Can We Stop Making Motherhood The Defining Feature Of A Woman’s Existence?

It’s 2018, yet we still view women without children as unnatural or sinister – isn’t it time we changed the conversation?

The Escape Gemma Arterton

by Jody Day |

Whether by choice or not, between one and four and one in five British women currently reaches midlife without having children. It’s a much higher number than most people imagine, yet we’re missing from the mainstream idea about what it means to be a 21st Century woman. You’d think with our numbers so high (and growing) that not being a mother wouldn’t be such a big deal anymore – I mean it’s not as if the human race is dying out – but you’d be wrong. If we appear in films or novels, it’s to be a cipher for some kind of deviant woman – either driven to deranged actions because of involuntary childlessness, or capable of evil only because we’ve chosen to be childfree, and are therefore ‘unnatural’.

This week, Gemma Arterton talked about how society views women without children while she was promoting her new film The Escape (about an unhappy young mother, desperate to escape family life. ‘“If a guy says he doesn’t want kids, it’s OK,’ she said in an interview with the Telegraph, but if a woman feels that, it’s like something’s wrong with her. It threatens people’s idea of what a woman is, what her function is.’

And then there’s Jennifer Aniston - the Western World’s most famous empty uterus, for whom even at 49, comments and speculations about her childlessness still make headline news. Despite being rich, successful and beautiful, it’s her status as a childless, single, double-divorcee that draws the most attention from the media. Jen hit out on the topic again last week in a widely reported InStyle interview, saying that: “The misconceptions are ‘Jen can’t keep a man,’ and ‘Jen refuses to have a baby because she’s selfish and committed to her career.’ Or that I’m sad and heartbroken”.

And here we have it – the archaic opinions that underpin, still, our attitude towards women without children: that if they’ve chosen to be childfree, they’re ‘selfish’ or if they’re childless not by choice they’re ‘heartbroken’. So, no selfish or heartbroken mothers then?

Now I’m not saying that involuntary childlessness can’t be heartbreaking – it is, as I know from personal experience – but it’s a heartbreak you can heal from with time and support - and both a chosen and unchosen life as a woman without children can be meaningful and fulfilling. There are many other ways to contribute to the world, selfishly or unselfishly, other than having children. There are also plenty of mothers who, much as they love their kids, don’t swan around all the time feeling ‘fulfilled’. The fetishization of motherhood as some kind of free pass to happiness serves no one, except perhaps Jennifer Anniston’s film PR schedule. (Did you catch what film she was promoting last week? Me neither.)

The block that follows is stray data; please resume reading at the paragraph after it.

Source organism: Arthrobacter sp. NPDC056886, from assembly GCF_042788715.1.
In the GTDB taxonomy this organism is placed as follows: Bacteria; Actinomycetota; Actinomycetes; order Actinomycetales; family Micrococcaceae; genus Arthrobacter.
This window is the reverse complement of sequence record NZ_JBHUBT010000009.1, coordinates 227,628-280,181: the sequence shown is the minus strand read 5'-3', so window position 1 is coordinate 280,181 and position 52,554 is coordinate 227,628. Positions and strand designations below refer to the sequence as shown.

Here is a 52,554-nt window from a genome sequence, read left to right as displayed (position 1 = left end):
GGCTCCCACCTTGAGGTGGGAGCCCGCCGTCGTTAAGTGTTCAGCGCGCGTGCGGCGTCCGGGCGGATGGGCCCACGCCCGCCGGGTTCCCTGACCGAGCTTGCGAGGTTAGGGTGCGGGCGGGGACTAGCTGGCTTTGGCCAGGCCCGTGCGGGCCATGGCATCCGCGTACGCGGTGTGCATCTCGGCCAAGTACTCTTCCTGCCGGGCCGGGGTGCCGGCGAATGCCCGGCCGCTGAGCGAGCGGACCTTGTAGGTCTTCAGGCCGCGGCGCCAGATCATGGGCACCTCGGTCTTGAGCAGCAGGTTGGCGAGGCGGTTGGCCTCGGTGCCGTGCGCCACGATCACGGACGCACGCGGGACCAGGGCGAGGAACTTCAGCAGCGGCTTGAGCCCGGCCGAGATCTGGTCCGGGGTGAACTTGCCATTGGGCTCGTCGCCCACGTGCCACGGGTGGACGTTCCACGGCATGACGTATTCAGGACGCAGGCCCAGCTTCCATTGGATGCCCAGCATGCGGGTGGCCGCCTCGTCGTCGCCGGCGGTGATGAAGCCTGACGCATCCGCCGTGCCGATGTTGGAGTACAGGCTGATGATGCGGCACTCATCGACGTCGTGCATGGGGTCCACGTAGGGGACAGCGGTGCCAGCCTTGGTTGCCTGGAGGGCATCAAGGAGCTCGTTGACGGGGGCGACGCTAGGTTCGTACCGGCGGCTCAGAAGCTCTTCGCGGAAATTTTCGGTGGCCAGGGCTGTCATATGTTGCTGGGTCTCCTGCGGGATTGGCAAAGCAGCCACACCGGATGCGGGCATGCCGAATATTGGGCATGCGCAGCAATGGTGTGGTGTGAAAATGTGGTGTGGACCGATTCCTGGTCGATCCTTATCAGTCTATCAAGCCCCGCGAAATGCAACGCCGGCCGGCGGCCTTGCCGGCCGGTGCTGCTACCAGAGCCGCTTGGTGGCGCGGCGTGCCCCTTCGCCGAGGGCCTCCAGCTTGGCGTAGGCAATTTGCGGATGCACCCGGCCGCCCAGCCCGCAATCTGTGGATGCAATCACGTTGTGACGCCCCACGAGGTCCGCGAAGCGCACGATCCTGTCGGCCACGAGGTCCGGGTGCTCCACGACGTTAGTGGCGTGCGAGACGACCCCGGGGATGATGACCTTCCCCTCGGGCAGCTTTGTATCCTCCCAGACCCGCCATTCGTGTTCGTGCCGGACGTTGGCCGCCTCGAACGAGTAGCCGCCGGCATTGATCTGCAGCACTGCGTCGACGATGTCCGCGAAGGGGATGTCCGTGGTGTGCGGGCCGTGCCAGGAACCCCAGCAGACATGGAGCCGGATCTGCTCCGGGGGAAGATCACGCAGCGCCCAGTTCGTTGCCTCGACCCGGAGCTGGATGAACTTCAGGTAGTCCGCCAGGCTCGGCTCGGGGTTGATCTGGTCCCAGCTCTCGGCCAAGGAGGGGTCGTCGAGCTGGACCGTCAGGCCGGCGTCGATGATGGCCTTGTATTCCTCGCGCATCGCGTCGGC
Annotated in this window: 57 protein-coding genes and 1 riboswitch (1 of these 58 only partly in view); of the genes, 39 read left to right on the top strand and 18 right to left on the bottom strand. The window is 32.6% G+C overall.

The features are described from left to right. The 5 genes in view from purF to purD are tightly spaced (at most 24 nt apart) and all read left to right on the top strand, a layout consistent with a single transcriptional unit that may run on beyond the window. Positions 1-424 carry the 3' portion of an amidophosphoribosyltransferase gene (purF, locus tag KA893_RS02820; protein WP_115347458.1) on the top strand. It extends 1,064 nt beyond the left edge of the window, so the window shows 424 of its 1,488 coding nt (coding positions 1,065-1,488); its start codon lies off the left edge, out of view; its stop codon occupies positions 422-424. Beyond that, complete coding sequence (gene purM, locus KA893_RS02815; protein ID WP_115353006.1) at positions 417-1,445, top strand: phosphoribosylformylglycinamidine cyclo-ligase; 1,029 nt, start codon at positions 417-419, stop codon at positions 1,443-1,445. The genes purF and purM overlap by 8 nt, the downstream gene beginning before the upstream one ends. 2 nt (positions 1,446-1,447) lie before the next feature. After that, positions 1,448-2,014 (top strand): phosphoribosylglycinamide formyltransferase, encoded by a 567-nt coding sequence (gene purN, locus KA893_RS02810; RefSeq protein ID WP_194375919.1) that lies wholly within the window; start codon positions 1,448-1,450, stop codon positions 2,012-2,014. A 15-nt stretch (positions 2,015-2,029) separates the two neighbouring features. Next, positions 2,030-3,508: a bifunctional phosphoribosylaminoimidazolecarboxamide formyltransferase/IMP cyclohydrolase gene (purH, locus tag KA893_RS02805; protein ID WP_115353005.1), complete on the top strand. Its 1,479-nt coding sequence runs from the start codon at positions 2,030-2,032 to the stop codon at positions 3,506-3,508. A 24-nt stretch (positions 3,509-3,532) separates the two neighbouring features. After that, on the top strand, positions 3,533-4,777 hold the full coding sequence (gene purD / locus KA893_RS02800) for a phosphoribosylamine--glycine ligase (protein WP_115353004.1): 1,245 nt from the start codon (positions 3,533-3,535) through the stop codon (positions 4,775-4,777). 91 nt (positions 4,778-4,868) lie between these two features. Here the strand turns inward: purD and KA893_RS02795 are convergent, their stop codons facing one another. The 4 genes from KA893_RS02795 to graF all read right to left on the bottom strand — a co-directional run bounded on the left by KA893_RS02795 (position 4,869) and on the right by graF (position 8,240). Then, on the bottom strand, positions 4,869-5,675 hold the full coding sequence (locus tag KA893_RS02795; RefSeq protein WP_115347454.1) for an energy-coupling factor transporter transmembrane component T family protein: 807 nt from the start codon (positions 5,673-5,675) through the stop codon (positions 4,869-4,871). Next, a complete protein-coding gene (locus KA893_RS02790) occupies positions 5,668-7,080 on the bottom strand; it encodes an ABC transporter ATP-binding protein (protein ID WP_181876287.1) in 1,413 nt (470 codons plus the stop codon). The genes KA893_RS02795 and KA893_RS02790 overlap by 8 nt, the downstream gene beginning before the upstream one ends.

Whether a woman is childfree (by choice) or childless (not by choice) what lies behind those decisions and circumstances are deeply personal. They should not be up for discussion. I long for the day when it becomes as unacceptable to casually ask a woman about her plans for her uterus as it is to ask her about her plans for her vagina!

Perhaps one of the reasons that the media can’t leave Jen’s motherhood status alone is that without knowing if her childlessness is a choice or not, it can’t decide whether she gets to be pitied or censured? But why isn’t there another option?

Motherhood carries huge social status in our pronatalist society. You only have to look at how the phrase “As a mother” instantly adds status to anything a woman says to see how it works. Sarah Millican does a great sketch in which she parodies this, opening a can of beans ‘as a mother’.

But let’s imagine what would happen motherhood were not societally overvalued and women without children were seen as full, capable adult women, what might happen?

Well, perhaps the birth rate would fall as more women chose to remain childfree. And those women who found themselves involuntarily childless would find coming to terms with it much less problematic if they didn’t have to deal with the idea that they are, to quote Jen again, “damaged goods”.

By releasing women from the archaic stigma attached to not being a mother, we could lay the foundations for a generation of emancipated and energised women ready to contribute to our world in the ways that suited their talents and desires the best (which may or may not include motherhood). And this in turn would have a huge impact on the way that our society is structured by giving the old patriarchal belief that the reason men are in charge of most things is because they are fundamentally 'more suited' to it than women a right old shake up!

Keeping women without children in the headlines as in some way ‘wrong’ serves the status quo. Much as I admire Jen’s grace and restraint during the decades of prurient interest into her maternity options, I think it’s time we stopped allowing motherhood status to be the defining feature of a woman’s existence. Maybe we could start our sentences about our opinions on baked beans or the news with, “As a childless woman” and use the look of bewilderment on people’s faces to start a new kind conversation about what it means to be a woman. To be a human.

Jody Day is the founder of Gateway Women, the global friendship and support network for childless women and the author of Living the Life Unexpected: 12 Weeks to Your Plan B for a Meaningful and Fulfilling Life Without Children (Bluebird/PanMacmllan)

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